The process to sell Grey began last June, when it started talking to banks about its future. WPP agreed to buy the company, which owns Grey Advertising and MediaCom, in September 2004, offering $1.3bn (£680m) for the company.
However, because of WPP's rising share price the deal is now estimated to be worth more than $1.7bn (£890m) -- some $472m of which will go to Grey's chairman and chief executive Ed Meyer.
Meyer has signed a new employment agreement lasting until the end of 2006, but this agreement then automatically extends for successive one-year periods, unless he provides three months' notice that he plans to quit.
He retains the title of chairman and chief executive officer of Grey, but will take a pay cut, with his basic salary falling from $3.65m annually to $1m.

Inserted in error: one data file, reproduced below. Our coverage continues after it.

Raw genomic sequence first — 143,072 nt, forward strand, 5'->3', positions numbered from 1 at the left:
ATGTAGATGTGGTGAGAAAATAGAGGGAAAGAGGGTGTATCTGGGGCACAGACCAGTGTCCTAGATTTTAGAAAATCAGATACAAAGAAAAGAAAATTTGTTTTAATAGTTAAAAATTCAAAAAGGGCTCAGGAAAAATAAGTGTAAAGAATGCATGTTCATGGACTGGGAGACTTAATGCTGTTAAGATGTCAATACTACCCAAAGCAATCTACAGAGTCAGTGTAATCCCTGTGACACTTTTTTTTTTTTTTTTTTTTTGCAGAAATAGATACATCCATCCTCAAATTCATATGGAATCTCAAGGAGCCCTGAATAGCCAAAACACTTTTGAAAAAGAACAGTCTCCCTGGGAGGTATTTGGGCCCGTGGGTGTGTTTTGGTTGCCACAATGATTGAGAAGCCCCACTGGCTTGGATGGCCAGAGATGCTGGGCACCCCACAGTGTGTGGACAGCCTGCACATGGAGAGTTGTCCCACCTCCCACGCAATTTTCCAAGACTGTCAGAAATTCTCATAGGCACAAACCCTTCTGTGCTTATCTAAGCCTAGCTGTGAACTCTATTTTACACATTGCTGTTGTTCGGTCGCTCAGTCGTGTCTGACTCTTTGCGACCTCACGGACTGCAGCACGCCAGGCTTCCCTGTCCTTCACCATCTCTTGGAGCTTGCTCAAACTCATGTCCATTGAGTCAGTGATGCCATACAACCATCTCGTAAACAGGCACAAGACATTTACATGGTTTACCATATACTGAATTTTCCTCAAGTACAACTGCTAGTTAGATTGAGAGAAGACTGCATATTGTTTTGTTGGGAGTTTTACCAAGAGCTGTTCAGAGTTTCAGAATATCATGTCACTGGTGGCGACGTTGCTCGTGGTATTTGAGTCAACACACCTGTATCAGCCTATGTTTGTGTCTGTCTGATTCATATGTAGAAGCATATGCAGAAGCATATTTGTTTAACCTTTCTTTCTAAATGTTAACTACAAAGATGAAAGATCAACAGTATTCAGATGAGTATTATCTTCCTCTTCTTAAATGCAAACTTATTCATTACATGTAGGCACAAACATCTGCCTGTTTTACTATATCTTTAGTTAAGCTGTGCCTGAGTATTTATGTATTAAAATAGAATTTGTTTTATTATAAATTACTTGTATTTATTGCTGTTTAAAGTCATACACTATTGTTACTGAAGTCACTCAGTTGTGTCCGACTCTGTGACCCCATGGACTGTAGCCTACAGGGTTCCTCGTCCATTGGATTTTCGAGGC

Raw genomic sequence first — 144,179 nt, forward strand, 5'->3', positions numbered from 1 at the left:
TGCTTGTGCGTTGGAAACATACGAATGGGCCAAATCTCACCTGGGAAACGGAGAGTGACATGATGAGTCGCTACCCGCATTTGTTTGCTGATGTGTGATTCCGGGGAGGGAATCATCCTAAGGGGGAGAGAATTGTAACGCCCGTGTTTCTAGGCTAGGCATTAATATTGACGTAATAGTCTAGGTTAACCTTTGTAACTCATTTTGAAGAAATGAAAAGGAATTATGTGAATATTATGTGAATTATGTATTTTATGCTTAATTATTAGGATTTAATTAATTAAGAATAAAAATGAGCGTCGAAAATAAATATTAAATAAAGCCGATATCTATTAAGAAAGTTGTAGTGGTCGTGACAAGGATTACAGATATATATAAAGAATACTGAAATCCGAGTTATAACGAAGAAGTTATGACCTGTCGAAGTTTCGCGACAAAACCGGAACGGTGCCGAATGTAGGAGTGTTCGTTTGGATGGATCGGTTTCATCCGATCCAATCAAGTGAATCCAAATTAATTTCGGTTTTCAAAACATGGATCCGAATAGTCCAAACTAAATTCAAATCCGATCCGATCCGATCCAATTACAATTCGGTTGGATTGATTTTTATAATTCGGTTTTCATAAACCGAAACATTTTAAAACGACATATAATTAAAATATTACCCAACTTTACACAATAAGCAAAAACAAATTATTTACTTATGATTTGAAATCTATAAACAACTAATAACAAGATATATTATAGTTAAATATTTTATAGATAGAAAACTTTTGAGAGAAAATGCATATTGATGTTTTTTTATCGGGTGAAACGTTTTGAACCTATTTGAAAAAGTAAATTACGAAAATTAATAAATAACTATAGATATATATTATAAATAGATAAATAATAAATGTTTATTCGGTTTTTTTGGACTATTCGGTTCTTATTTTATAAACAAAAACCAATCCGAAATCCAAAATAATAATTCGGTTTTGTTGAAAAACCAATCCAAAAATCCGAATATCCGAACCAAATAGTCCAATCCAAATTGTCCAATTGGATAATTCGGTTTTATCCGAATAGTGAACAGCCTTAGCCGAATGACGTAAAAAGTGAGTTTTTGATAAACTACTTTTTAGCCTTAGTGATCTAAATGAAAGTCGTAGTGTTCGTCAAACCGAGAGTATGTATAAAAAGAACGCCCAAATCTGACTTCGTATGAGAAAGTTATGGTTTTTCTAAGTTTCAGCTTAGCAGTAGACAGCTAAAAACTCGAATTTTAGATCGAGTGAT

Grey, founded in 1917, will continue to operate as a separate entity within the WPP Group.
The merger was delayed by the European Commission, which requested more paperwork from the companies as it examined the issue of competition within the media buying industry after the deal. The EC cleared the merger on January 24.
WPP will remain the second-largest advertising holding company in the world, but the deal means it is closing the gap on number one company Omnicom Group. Combined revenues for WPP and Grey would have been £4.9bn last year, while Omnicom Group's revenues were £5.1bn.
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